Christian faith: Calvinism is back
In America's Christian faith, a surprising comeback of rock-ribbed Calvinism is challenging the Jesus-is-your-buddy gospel of modern evangelism.
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"A lot of people think religion is something you piece together [from] ideas you think are sweet and that you personally find beneficial," says Mr. Dever. "No. It's like a doctor's report.... It's an objective reality. It's just what is."Skip to next paragraph
In Pictures Calvinism at Capitol Hill Baptist Church
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More broadly, the Calvinist revival reflects an effort to recast the foundation of faith itself. From conservative evangelical churches to liberal new-age groups, the message of much modern teaching is man's need for betterment. Not New Calvinism; its star is God's need for glory. And the gravity of His will is great: It can be denied, but not defied.
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As morning light filters into a fourth-floor room on a Sunday, students huddle on tiered seats, listening to a lecture on substitutionary atonement. The teacher poses a tough question, but a hand shoots into the air, eager to answer with a recitation of the week's memory verse from I Peter 3:18: "For Christ died for sins once for all, the righteous for the unrighteous, to bring you to God."
Scholars and seminarians call this systematic theology. Kindergartners at CHBC just call it Sunday school.
Their parents are downstairs, absorbing seminars, prayers, and a Scripture-saturated sermon that add up to five hours of worship over the day. Just before noon, the adults jot notes as they listen to an hour-long sermon on II Samuel 5-9. These chapters cover King David's glorious reign over Israel, but Dever doesn't skip the tough verses, such as when God strikes Uzzah dead for trying to steady the ark of the covenant.
"Friends, have we sinned like Uzzah?" he asks.
Such statements are meant to prick the hearts of his listeners. Yet he often follows up the hard questions with reassuring comments like: "You and I should not draw a breath today, without living for the praise of God's glory."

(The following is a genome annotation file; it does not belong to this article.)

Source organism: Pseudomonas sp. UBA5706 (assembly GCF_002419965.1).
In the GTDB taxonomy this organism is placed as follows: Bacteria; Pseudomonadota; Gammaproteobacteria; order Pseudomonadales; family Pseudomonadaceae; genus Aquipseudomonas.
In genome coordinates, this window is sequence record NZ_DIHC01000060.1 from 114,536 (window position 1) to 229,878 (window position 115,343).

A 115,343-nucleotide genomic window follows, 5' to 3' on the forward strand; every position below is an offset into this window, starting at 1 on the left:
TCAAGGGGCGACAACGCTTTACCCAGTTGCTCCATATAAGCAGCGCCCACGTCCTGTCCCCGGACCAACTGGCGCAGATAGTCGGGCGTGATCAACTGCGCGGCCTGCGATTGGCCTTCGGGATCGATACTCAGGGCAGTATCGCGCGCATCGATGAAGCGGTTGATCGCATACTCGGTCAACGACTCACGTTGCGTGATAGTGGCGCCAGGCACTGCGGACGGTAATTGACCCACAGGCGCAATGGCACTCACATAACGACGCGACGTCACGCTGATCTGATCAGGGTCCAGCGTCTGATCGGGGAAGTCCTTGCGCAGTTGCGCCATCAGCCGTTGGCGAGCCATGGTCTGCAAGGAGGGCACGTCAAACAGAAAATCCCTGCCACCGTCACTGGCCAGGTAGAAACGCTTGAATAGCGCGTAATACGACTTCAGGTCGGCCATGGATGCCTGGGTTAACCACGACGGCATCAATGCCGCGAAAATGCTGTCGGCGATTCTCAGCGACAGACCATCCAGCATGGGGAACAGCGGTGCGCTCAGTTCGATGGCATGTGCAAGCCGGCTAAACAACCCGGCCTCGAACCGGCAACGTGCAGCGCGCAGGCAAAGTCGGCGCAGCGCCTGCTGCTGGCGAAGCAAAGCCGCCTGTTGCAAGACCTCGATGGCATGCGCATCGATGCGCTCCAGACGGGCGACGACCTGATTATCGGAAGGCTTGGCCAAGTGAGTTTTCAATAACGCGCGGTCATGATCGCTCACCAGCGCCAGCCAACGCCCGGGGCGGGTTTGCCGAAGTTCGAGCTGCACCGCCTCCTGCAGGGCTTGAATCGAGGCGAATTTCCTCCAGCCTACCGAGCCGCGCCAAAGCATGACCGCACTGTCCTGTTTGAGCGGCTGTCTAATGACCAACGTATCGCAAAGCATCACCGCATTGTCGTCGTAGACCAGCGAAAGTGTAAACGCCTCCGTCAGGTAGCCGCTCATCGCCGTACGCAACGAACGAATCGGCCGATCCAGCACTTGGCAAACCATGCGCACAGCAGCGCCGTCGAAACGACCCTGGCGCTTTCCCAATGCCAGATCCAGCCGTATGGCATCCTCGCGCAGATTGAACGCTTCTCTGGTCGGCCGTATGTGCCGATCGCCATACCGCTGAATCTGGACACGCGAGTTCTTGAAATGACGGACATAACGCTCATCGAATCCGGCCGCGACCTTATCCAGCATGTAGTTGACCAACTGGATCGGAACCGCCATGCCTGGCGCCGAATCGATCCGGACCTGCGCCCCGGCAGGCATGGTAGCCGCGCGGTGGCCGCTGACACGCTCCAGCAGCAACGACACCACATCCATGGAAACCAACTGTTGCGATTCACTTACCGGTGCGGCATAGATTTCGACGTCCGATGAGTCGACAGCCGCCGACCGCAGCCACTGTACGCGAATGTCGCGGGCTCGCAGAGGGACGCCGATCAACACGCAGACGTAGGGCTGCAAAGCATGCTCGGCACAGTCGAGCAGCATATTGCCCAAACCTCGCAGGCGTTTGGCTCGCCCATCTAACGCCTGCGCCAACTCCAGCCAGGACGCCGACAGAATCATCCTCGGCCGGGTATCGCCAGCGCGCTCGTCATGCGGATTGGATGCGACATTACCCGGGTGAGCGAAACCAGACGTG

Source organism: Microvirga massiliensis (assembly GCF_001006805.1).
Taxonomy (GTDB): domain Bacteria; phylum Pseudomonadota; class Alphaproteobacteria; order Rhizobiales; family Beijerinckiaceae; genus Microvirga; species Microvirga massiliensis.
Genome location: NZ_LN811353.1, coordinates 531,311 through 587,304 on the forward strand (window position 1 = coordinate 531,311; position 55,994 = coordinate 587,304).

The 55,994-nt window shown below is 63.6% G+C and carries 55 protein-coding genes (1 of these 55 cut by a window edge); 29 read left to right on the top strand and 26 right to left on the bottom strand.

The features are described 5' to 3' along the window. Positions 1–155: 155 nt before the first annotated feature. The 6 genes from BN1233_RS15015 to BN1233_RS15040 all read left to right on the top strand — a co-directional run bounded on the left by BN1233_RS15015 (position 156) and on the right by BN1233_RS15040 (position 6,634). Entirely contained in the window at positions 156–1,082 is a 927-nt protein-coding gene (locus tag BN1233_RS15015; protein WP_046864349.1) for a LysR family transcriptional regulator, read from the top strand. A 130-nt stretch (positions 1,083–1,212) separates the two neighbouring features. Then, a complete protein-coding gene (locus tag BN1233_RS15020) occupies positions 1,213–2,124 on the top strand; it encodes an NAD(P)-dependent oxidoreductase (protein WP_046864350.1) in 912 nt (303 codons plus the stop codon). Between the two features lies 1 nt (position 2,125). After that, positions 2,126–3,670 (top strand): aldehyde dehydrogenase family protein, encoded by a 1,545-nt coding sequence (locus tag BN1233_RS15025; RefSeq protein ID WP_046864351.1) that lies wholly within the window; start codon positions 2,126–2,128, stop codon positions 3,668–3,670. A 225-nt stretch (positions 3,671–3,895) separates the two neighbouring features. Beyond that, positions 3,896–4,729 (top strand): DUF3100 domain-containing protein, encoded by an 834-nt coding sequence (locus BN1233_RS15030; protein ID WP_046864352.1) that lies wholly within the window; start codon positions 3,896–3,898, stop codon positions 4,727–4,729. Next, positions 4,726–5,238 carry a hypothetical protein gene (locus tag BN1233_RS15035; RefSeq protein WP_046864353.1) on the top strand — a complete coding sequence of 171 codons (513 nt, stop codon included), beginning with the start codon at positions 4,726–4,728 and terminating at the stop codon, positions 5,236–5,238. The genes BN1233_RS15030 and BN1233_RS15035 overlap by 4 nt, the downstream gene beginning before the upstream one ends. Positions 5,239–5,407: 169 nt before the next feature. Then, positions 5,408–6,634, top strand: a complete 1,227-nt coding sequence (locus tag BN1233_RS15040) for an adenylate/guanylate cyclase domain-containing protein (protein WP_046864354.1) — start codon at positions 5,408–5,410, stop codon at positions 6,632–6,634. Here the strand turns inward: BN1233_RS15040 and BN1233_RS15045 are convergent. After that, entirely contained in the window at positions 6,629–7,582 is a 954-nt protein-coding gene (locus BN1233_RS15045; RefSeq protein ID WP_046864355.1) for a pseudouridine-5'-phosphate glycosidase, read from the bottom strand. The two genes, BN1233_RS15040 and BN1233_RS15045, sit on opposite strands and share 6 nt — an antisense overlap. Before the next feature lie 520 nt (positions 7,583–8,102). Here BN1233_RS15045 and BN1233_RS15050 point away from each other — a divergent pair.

This pattern – convict worshipers of their sin, then show them spiritual elation – has a gripping effect on the assembly. After the service, churchgoers linger for an hour, hugging and sharing heartfelt conversation. "I've come to believe and understand that God is not fundamentally about me; He's much bigger than that," says Dan Wenger, a government employee. "The teaching at this church has helped me to see that in context of the whole story of the Bible, not just the parts that make me feel good."
Dever acknowledges that people might well ask, "Why would God make anybody who is going to go to hell?" His answer captures the essence of New Calvinism. "I don't know," he says. "I didn't do this. I'm just trying to tell you what I think is true, not what I like."
Membership at CHBC isn't for the faint of holy. Classes on theology and Christian history are required before joining. At the "Lord's Supper" once a month, members stand and recite an oath that ties them to one another. In addition to Sunday worship and Wednesday night Bible study, they spend hours each week in small-group study or one-on-one "discipling." They say those sessions – a time for confessions, encouragement, and prayer – are the most challenging and rewarding feature of church life.